Consumer group Which? has called for stricter rules on broadband adverts that promise 'up to' speeds guaranteed for just 10 per cent of customers.
A survey conducted by the watchdog found that just 12 per cent of consumers are aware of the rule that speeds quoted in broadband adverts need only apply to a minimum of 10 per cent of customers.
Consumers consider speed to be the second most important factor influencing their choice of broadband deal (88 per cent), according to the survey, beaten only by price at 94 per cent. Furthermore, when the consumer group tested how speeds are presented to consumers they discovered a quarter would choose a different deal if they had better information.
The consumer group has called on the Committee of Advertising Practice and The Broadcasting Committee of Advertising Practice to review guidelines to require advertisers to quantify speed claims like ‘superfast’, to advertise speeds available to the majority of customers and to be up-front about how many people can actually get the advertised speed.
Executive director Richard Lloyd said: "Internet connection is now an essential part of modern life so it beggars belief that providers can sell people short by advertising speeds that only 10 per cent of customers could receive.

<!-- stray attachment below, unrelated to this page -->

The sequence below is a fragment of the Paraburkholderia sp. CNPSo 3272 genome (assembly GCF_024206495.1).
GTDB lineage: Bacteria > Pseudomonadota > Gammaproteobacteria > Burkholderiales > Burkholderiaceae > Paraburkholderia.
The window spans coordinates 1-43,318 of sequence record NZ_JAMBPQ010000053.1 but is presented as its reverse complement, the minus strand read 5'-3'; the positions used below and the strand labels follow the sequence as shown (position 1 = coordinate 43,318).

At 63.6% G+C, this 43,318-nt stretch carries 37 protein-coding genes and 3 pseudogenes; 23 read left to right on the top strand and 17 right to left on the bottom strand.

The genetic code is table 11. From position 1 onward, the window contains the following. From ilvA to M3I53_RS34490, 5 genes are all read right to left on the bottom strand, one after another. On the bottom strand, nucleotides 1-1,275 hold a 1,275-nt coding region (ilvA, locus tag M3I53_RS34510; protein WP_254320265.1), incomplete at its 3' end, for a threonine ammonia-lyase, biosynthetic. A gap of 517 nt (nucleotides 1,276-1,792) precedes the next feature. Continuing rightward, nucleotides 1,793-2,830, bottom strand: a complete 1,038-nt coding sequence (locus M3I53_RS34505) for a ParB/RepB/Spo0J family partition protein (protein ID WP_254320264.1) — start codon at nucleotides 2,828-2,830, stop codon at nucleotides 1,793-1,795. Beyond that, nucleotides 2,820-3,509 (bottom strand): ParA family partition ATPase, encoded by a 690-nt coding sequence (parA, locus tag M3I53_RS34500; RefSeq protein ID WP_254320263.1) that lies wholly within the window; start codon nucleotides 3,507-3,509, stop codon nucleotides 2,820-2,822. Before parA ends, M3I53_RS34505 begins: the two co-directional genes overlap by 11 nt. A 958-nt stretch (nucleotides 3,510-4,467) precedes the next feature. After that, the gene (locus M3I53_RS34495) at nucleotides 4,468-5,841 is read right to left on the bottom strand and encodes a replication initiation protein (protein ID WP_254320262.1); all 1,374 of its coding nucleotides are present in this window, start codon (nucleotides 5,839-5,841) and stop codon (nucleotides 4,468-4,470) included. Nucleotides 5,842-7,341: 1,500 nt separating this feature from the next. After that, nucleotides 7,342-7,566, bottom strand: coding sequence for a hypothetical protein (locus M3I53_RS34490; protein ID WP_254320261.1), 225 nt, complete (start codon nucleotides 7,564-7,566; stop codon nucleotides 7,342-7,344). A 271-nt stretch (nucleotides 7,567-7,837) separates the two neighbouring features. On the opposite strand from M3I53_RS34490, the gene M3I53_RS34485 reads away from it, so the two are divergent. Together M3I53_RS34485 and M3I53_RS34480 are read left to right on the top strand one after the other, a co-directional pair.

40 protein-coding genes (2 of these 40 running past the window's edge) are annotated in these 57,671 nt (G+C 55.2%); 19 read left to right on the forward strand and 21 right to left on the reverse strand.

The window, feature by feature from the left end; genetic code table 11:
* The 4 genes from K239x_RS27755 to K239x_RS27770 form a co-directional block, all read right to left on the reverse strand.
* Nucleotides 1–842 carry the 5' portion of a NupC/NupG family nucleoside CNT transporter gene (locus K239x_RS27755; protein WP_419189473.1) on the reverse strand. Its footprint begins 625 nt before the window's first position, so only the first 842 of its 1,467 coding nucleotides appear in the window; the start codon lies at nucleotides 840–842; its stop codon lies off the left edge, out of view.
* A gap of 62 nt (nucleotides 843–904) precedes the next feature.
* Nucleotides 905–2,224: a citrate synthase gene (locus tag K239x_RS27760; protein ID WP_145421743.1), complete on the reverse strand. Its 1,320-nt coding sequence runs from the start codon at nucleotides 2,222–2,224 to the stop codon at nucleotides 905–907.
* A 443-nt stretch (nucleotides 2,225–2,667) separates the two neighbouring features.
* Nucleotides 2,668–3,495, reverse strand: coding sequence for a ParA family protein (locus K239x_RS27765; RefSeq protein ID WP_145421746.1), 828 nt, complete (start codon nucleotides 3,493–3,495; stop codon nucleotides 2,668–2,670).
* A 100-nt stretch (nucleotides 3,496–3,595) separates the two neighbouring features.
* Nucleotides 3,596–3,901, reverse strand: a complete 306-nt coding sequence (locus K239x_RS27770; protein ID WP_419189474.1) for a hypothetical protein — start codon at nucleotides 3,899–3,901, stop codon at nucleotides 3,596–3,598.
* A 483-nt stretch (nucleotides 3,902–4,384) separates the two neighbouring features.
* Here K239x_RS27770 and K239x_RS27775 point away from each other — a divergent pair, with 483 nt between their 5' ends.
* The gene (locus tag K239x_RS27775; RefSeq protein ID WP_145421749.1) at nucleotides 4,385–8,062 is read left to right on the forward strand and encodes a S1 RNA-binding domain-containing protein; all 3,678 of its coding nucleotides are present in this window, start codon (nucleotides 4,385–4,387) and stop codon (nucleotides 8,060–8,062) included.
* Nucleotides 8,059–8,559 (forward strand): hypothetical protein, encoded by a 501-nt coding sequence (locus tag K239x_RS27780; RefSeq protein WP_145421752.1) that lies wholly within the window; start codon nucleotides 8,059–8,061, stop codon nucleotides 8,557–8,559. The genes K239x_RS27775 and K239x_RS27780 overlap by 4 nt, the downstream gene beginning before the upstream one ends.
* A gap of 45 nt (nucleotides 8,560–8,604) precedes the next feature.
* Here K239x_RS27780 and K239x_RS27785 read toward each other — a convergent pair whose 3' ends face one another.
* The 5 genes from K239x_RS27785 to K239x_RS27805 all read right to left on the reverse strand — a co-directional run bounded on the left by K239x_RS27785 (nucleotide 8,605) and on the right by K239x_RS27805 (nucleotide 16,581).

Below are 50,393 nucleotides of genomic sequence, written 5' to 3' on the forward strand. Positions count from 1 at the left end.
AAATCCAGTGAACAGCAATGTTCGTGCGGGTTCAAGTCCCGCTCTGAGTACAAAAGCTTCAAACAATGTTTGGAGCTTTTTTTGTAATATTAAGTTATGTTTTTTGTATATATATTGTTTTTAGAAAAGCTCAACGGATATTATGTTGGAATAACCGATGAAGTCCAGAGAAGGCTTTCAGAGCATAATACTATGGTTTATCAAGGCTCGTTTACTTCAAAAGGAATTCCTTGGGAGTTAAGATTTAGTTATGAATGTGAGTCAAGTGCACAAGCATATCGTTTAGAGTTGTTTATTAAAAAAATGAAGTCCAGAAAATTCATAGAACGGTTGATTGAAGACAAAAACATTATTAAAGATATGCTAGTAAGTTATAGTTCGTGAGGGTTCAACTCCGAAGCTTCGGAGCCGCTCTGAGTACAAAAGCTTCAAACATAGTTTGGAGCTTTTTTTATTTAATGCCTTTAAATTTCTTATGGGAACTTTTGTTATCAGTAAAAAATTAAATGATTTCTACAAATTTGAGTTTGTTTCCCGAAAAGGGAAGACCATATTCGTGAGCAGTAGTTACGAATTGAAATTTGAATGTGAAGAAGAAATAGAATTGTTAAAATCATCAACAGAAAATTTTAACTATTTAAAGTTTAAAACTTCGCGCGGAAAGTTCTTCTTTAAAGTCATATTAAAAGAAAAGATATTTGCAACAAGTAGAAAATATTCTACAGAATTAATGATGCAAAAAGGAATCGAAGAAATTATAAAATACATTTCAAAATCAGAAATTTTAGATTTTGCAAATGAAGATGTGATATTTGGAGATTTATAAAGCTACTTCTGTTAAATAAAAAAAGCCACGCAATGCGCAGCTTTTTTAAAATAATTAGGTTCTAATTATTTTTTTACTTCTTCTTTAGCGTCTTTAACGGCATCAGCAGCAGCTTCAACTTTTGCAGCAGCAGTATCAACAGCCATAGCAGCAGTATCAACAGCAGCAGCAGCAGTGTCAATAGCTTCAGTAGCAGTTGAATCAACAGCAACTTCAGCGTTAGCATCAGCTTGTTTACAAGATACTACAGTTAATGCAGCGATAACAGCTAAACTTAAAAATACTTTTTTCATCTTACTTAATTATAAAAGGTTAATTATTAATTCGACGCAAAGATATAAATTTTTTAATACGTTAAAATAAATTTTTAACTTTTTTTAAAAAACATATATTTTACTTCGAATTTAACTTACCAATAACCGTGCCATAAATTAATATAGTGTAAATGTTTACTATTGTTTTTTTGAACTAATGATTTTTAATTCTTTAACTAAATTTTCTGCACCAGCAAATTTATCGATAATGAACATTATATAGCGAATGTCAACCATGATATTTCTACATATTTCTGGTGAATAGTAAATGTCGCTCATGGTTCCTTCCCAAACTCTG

"We want advertising watchdogs to pull the plug on confusing adverts and ensure broadband providers show the speeds the majority of customers will actually get. In the meantime, companies need to be more up-front with customers about the speeds they can expect."
Some 88 per cent of the 2,339 people surveyed by Which? said they believed speed should be shown in adverts, but just 5 per cent agreed that the way it is currently advertised is the clearest option.
Speed also became around three times more important to people when choosing a broadband package when it was presented based on the speed 90 per cent of customers would receive, rather than 10 per cent, according to the test on presentation of speeds carried out on 2,074 consumers.
A spokesman from the Advertising Standards Authority said: "The rules and guidance surrounding broadband advertising speed claims, which were subject to a comprehensive public consultation, require ads to be clear and avoid misleading consumers.
"The ASA doesn't receive many complaints about broadband ads, but the Committees of Advertising Practice will listen to concerns carefully as part of its commitment to ensure the rules are working effectively."